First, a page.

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American Economic Journal: Applied Economics: Vol. 1 No. 4 (October 2009)

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Peer Effects in the Workplace: Evidence from Random Groupings in Professional Golf Tournaments

Article Citation

Guryan, Jonathan, Kory Kroft, and Matthew J. Notowidigdo. 2009. "Peer Effects in the Workplace: Evidence from Random Groupings in Professional Golf Tournaments." American Economic Journal: Applied Economics, 1(4): 34-68.

DOI: 10.1257/app.1.4.34

Abstract

This paper uses random assignment in professional golf tournaments to test for peer effects in the workplace. We find no evidence that playing partners' ability affects performance, contrary to recent evidence on peer effects in the workplace from laboratory experiments, grocery scanners, and soft fruit pickers. In our preferred specification, we can rule out peer effects larger than 0.043 strokes for a one stroke increase in playing partners' ability. Our results complement existing studies on workplace peer effects and are useful in explaining how social effects vary across labor markets, across individuals, and with the form of incentives faced. (JEL D83, J44, L83)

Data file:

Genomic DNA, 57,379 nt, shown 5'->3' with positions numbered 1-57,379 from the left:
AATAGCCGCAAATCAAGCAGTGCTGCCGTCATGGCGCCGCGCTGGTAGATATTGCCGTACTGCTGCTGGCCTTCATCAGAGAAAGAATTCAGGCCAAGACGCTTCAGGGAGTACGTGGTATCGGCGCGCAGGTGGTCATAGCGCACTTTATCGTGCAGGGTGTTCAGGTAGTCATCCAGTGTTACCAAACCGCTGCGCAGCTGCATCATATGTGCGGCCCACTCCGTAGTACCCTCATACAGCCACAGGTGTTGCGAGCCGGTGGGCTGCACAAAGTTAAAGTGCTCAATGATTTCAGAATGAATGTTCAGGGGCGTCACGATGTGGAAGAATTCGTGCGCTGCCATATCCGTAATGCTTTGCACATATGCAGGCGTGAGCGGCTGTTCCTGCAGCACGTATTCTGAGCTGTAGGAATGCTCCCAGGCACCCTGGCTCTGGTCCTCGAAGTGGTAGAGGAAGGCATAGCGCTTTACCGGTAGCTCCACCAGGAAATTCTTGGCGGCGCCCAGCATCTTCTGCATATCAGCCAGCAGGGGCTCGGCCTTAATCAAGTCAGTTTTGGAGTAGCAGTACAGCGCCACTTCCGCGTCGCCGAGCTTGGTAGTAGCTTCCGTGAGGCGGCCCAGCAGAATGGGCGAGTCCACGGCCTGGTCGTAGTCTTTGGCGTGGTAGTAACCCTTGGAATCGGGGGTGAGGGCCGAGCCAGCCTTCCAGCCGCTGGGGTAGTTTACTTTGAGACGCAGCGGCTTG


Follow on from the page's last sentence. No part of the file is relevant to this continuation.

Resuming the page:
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Authors

Guryan, Jonathan (U Chicago)
Kroft, Kory (U CA, Berkeley)
Notowidigdo, Matthew J. (MIT)

JEL Classifications

D83: Search; Learning; Information and Knowledge; Communication; Belief
J44: Professional Labor Markets; Occupational Licensing
L83: Sports; Gambling; Recreation; Tourism

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